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Key Workers

We recognise that doctors, nurses and other NHS staff as well as teachers, and our emergency services qualify as key workers. Without them we’d all struggle to live the comfortable lives we often take for granted. As a society we owe them a debt of gratitude. They work long hours, often for little pay. It was great to see the whole UK show appreciation for the NHS on Thursday night by clapping and cheering from their doorsteps.

Our key workers find themselves on the frontline in the battle against the spread of COVID-19. NHS staff are putting their lives on the line to save others, and they are doing so while underfunded and ill equipped. The Police force continue to make sure our streets are safe and teachers are still reporting to work in order to care for vulnerable children and those of other key personnel.

Nobody questions their value to society, their work ethic, or contribution.

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The COVID-19 outbreak has however taught us is that there is also another group of key workers. A group that is rarely recognised, and receives little in the way of gratitude. They are the agricultural and food production staff, supermarket shelf stackers, warehouse workers, and delivery drivers. It has become apparent very quickly that these people are as critical to our wellbeing and the smooth running of the country as the emergency services. Without these people, everything comes to a standstill. They are underpaid, often receiving little more than minimum wage, but unlike the policemen and paramedics, they are also underappreciated. Not just by the general public, but also by the British Government.

On February 19th The UK Government released it new points based immigration plan. It highlights the desire to attract ‘the brightest and best’ talent from around the world; people who earn over £25,600 per year. It penalises ‘low skilled’ workers going so far as to suggest that companies should consider automation as an alternative. It makes clear that work visas for the UK should only go to the highly skilled, those with degrees and PHDs. These are the people our Government believe we really need. Ironically a large number of those people are currently working remotely and could probably be doing so from anywhere in the world provided they have internet access.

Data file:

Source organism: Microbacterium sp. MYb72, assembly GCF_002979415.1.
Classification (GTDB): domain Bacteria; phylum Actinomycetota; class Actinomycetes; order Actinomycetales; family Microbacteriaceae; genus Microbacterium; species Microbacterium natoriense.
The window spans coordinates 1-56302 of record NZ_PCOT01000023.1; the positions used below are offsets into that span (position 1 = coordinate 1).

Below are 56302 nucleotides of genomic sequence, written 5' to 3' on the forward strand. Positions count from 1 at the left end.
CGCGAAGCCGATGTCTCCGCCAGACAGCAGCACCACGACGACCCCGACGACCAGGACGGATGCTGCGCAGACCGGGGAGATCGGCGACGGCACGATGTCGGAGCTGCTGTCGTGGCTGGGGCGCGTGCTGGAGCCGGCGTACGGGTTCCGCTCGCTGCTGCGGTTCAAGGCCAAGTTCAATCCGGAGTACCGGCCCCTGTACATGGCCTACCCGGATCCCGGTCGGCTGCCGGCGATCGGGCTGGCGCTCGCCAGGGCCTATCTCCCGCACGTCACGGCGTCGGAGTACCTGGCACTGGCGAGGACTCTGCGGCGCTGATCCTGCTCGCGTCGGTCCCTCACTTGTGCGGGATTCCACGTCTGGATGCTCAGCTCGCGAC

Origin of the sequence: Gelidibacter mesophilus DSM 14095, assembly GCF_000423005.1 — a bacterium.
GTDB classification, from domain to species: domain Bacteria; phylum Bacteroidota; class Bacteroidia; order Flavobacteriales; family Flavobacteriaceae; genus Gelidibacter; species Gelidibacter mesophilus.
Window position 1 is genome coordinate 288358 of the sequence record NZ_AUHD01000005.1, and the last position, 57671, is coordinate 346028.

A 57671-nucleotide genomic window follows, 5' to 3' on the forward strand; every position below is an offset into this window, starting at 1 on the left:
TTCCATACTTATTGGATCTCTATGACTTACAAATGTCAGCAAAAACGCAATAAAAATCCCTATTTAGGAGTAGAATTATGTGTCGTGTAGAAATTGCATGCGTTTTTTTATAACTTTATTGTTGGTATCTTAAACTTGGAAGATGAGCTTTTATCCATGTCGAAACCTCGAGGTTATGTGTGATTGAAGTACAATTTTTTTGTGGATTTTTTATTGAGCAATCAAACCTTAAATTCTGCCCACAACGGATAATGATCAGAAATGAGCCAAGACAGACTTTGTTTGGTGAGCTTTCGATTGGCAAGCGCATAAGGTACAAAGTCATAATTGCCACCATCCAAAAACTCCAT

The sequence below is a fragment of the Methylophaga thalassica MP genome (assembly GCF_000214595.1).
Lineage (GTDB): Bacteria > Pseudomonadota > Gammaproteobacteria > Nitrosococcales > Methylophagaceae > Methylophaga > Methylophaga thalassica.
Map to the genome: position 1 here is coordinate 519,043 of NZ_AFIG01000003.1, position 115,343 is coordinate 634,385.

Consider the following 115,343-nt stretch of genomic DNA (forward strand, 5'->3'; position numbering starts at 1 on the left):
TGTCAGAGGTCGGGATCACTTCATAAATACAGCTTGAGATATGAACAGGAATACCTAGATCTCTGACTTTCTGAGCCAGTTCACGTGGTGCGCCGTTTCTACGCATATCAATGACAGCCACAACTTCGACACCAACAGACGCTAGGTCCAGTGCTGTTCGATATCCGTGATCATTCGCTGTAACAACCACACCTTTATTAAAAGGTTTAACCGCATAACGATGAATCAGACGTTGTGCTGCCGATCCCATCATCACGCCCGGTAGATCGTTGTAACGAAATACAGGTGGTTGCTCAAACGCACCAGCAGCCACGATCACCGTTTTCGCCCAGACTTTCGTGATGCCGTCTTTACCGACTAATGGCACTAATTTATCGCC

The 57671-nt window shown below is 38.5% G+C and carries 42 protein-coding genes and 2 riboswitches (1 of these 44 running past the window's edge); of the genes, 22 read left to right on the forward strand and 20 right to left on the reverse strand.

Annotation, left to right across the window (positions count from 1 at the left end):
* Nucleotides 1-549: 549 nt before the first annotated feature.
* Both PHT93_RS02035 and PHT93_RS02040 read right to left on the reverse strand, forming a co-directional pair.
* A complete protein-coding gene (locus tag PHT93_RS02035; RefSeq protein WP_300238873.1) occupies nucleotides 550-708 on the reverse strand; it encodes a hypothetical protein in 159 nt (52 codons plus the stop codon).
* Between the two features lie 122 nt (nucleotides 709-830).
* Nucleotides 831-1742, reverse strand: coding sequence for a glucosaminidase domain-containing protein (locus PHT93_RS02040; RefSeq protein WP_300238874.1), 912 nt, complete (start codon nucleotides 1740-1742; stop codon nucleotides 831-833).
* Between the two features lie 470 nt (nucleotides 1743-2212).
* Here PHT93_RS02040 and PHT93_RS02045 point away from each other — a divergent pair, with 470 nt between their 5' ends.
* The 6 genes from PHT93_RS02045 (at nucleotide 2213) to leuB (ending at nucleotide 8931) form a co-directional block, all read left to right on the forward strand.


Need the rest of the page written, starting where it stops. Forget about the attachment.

Meanwhile, right now those ‘low skilled’ individuals are working overtime to ensure food is produced, packaged, delivered and stacked on shelves in supermarkets. Many are on zero hour contracts or flexible engagements paid by the hour. They risk contact with others who might be contagious and do not have the luxury of sitting at home and self-isolating.

Last month our Government dismissed low skilled workers as non-essential and not visa worthy, last week they began referring to them as ‘key workers’. They have been recognised as equal to our doctors, nurses and NHS staff. Their contribution to keeping our country fed is considered essential.

The Migration Observatory revealed that one fifth of the low skilled jobs in the UK is currently filled by an EU migrant:

96,000 work in warehouses

91,000 in factory plants

74,000 in food processing

89,000 are truck and van drivers

Supermarkets alone are recruiting for tens of thousands of warehouse pickers and shelf stackers. Had it not been for European freedom of movement, and the remaining EU nationals in the UK, the labour requirement would be insurmountable. Without European migrants, food would not be produced, supermarket shelves would not be replenished, vans and trucks would be parked in warehouse yards.

It’s time that as a nation we take stock and appreciate the contribution to society made by low skilled workers in general, one fifth of whom have migrated to the UK from Europe and are now working overtime to ensure we all come through one of the most testing periods in our recent history. Hopefully once this is behind us and we return to some sort of normality, the Government will reconsider what is and isn’t essential and what it means to be ‘the brightest and the best’

 

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